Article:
Ground Penetrating Radar (GPR) survey allows us to create an image of below ground features in three dimensions. The technique’s ability to work over most surfaces and within buildings means GPR is often the only effective geophysical survey option.
How GPR works
GPR works by transmitting an electromagnetic pulse into the ground at regular intervals. These pulses then reflect off features in the ground and are detected by a receiver antenna. By measuring the strength and time delay of the responses it is possible to estimate the depth of the below ground features. Collecting GPR data across an area also allows for the mapping of below surface features, giving an estimate of size, shape, and depth.
Uses of GPR
GPR can be used as both a prospection and characterisation tool. It is best used as a prospection tool in areas where other techniques are unlikely to be successful. This is generally in urban areas where the ground surface and surrounding buildings limit the effectiveness of more traditional prospection techniques such as magnetic and earth resistance survey. In more open areas GPR is best used when targeting and characterising known anomalies or features. In these cases, GPR can add detail to existing knowledge by better determining the dimensions and possible material of a feature, as well as adding a third dimension to interpretations with depth information.
The technique is best suited to the detection of features that provide a strong contrast with the surrounding material. For Archaeology, this is most typically building remains and other stone features. However, it is also useful for detection of voids (vaults, chambers, and cellars) and cut features (ditches, pits, and graves).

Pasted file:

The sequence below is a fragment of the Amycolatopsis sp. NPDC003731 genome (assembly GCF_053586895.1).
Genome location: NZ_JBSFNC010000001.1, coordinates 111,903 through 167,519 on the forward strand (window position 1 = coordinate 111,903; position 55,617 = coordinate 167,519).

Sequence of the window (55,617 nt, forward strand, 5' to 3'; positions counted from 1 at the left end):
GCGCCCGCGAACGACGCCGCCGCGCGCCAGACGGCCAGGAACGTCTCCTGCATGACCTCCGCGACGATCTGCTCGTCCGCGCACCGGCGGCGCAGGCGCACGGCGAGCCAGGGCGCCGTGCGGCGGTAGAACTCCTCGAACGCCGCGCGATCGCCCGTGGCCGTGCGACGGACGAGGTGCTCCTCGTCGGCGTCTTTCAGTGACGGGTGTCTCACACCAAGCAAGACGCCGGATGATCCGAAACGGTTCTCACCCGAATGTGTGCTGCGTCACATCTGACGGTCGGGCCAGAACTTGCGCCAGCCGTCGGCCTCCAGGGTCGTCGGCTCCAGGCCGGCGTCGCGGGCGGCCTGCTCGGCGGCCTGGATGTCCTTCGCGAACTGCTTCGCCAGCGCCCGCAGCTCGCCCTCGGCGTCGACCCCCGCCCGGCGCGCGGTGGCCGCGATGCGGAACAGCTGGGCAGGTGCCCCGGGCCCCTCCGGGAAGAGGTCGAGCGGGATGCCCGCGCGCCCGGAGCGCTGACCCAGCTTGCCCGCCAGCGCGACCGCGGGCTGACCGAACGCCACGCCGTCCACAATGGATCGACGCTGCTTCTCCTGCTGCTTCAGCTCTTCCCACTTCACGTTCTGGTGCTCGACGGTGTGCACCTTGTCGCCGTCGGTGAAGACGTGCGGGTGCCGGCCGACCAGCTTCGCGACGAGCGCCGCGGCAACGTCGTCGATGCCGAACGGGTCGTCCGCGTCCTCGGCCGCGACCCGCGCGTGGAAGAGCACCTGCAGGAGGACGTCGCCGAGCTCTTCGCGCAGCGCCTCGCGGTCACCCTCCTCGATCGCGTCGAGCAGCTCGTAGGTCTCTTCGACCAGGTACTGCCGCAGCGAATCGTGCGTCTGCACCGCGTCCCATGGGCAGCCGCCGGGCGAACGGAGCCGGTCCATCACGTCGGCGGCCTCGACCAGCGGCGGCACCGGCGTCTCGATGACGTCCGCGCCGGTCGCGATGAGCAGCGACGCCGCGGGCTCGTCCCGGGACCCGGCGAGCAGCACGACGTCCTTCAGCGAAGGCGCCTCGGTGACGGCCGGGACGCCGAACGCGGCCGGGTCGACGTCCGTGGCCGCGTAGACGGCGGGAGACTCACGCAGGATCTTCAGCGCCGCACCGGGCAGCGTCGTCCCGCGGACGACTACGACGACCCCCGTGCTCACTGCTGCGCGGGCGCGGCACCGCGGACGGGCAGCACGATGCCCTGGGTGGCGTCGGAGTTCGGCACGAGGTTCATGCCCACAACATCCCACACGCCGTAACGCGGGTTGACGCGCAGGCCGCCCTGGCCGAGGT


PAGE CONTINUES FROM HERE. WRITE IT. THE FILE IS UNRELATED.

Wessex Archaeology have a proven track record in the provision of archaeological GPR survey solutions to a wide variety of sectors and industries. Surveys have been conducted as part of planning requirements for housing, transport, and utilities industries. GPR has also been used to assess the survival of scheduled monuments, detail historic properties, identify unused space in cemeteries, and to locate buried tanks and chambers.
Wessex Archaeology also has the capability to deliver high density 3-D radar survey. The Mala MIRA system comprises an array of several closely spaced antenna to provide a much more detailed survey than is practically possible than with a single antenna. The array can be vehicle towed to allow quicker coverage of large areas, making it a more practical prospection solution than single antenna survey as well as providing a much higher level of detail.
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To find out more about other services provided by our Terrestrial Geophysics team read the Geophysical Survey Service page here.